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How do we explain the paradox at the heart of the latest Wales YouGov poll?

24 Mar 2021 4 minute read
First Minister Mark Drakeford. Picture from a Welsh Government video.

Ifan Morgan Jones

There’s something of a paradox at the heart of the latest YouGov poll commissioned by ITV and Cardiff University.

On the one hand, the poll tells us that voters think that the Welsh Government has done a good job of handling the pandemic.

In fact, only 13% of respondents would rather have taken the approach seen in England over that of Wales, which is about as decisive a result as you’ll see in any poll on any subject.

At the same time, however, the poll also suggests that Labour faces big losses at the 2021 Senedd election in a little over a month – losing a third of its constituency seats to Plaid and the Conservatives.

How do we square that circle? Stephen Bush has a go in the New Statesman, suggesting that Mark Drakeford is about to be destroyed by his own success.

By showing that Wales can do things differently, and better, he has inadvertently boosted Plaid Cymru’s call for further Welsh autonomy.

I’m not sure I completely buy this theory, however. For one thing, Plaid Cymru are only up a modest 2% on their 2016 vote in the poll, and their likely gains – in Llanelli, Blaenau Gwent and Cardiff West – are far from being sure things due to local constituency party fallings out.

The Conservatives meanwhile are up 9% in the polls and unless things turn markedly between now and 6 May look set to snaffle Vale of Clwyd, Wrexham, Vale of Glamorgan and perhaps a few other marginal seats as well.

More people are aware of and see the potential in devolution than ever before but more people plan to vote Conservative than at any Senedd election, ever – so, what gives?


I think there are a few different theories that could be posited for this.

The most likely I think however is that the kind of people who give the Welsh Government their seal of approval on Coronavirus are pretty much those voting Labour and Plaid Cymru anyway.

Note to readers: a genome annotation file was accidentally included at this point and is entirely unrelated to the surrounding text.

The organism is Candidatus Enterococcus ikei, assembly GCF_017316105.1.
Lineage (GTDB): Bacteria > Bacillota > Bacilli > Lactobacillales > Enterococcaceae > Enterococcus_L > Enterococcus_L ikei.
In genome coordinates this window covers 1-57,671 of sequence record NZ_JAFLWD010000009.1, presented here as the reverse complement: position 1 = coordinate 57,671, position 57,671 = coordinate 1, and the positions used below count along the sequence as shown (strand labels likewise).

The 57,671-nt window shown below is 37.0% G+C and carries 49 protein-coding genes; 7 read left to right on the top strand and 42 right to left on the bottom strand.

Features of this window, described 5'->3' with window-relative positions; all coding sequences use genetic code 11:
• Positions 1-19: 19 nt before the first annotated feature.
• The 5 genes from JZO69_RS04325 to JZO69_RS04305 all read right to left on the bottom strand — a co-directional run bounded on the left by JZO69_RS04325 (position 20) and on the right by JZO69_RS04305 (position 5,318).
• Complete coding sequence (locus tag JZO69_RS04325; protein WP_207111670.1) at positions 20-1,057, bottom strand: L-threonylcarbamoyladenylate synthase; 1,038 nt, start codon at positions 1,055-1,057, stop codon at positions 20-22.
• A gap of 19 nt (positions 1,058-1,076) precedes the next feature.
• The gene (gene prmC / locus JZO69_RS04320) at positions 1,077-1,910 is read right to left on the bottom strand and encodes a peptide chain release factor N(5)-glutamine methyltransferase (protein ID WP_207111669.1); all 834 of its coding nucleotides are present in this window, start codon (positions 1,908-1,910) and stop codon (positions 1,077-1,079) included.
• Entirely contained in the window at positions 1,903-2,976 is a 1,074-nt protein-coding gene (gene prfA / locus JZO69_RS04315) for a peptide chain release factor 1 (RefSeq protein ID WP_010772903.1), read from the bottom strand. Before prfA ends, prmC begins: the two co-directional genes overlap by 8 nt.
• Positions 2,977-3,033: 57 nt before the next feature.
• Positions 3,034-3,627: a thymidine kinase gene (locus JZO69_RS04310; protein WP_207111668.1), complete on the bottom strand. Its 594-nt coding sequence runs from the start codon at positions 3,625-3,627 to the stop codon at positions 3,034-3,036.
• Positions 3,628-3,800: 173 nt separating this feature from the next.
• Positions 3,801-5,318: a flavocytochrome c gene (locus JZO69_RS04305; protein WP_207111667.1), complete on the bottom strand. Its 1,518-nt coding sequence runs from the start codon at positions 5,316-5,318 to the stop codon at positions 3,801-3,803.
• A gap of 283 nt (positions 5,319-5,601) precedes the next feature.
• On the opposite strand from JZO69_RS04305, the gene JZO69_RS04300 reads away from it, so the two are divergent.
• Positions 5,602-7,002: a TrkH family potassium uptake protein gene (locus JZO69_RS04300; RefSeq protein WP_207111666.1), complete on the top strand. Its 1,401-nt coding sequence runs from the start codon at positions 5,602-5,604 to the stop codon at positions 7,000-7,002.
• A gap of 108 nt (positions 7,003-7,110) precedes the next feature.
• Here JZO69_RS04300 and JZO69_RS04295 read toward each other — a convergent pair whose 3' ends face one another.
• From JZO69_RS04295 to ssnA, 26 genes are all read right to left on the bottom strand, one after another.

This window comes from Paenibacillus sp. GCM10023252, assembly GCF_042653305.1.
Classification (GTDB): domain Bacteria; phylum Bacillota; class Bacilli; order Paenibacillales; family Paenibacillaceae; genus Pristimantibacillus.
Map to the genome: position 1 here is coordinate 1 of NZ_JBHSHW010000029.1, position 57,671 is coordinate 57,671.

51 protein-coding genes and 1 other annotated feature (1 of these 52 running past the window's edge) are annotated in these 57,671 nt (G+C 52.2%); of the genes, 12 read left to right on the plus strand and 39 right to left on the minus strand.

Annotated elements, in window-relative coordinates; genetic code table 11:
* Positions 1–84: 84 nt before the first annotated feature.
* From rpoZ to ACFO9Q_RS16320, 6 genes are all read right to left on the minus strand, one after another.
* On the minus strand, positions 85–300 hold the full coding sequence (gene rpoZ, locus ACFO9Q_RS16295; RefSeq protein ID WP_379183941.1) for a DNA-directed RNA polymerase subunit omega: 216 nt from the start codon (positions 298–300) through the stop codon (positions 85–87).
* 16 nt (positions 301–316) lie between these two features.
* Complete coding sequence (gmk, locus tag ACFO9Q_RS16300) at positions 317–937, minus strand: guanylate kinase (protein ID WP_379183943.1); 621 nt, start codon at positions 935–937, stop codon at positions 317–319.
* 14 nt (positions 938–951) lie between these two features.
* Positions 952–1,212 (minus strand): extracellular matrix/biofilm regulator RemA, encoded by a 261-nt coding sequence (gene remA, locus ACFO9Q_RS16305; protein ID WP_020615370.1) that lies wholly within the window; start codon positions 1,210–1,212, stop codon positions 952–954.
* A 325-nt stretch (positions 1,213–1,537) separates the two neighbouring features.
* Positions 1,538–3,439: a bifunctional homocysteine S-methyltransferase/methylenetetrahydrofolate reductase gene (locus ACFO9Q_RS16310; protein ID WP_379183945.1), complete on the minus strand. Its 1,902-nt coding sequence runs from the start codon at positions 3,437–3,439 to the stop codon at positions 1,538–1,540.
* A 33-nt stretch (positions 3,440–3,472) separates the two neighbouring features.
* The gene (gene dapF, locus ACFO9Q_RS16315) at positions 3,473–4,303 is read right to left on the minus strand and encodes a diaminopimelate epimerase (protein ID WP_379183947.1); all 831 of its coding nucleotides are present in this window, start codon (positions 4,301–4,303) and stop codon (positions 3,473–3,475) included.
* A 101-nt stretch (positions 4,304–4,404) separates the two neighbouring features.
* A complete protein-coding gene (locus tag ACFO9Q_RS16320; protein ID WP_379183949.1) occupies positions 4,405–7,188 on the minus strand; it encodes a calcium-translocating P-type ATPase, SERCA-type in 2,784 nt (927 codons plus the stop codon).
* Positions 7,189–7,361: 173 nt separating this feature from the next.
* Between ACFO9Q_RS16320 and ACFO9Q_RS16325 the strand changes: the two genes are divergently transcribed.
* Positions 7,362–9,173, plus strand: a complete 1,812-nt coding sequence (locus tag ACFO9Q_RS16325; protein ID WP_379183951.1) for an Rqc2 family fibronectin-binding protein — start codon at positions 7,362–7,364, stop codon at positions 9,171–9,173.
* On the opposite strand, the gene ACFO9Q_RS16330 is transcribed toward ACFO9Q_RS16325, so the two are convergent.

Together the Labour and Plaid Cymru vote make up 55% of the total. Meanwhile, 52%, of Welsh people believe that the Welsh Government should decide on the lockdown rules in Wales.

61% of people in Wales think the Welsh Government has handled the pandemic well, and 53% think that the UK Government has handled it badly.

It seems likely that we’re discussing the same voters here. If you were predisposed to voting Welsh Labour and Plaid Cymru before Covid-19 you’re predisposed to like how Wales has handled it in comparison to England.

The Conservatives meanwhile have snaffled up the other 30% of the vote who aren’t keen on how the Welsh Government have handled lockdown or just don’t follow Welsh politics closely enough to care.

In fact, on this latest poll the Labour and Plaid Cymru vote has changed remarkably little since 2016. Labour are down 2% and Plaid Cymru up 3%, changes within the margin of error.

But the Conservative vote is up almost 10% – from 21% in 2016 to 30% today. What accounts for that surge, if not dissatisfaction with Covid response?

Well, it could be argued that it has nothing to do with the Covid-19 pandemic at all and is instead a result of the complete collapse of UKIP, who won 12% of the constituency vote in 2016.

Their spiritual successors are the Abolish the Assembly Party, but they’re hoping to eek out a regional seat or two and won’t have anything near the same coverage as UKIP did in early 2016.

So most of Labour’s losses aren’t really a backlash against their last five years in government but just the result of a major lack of a right-wing populist party splitting the Conservatives’ constituency vote.

Therefore, for all the impact that Covid-19 has had on Wales, its political impact in terms of who people choose to vote for might actually be marginal at best.

Whatever the outcomes in terms of number and deaths and vaccine rollout, people will have decided where they stood on the merits of devolution beforehand and, as the election approaches, have largely stuck fast to or returned to their original assessment.

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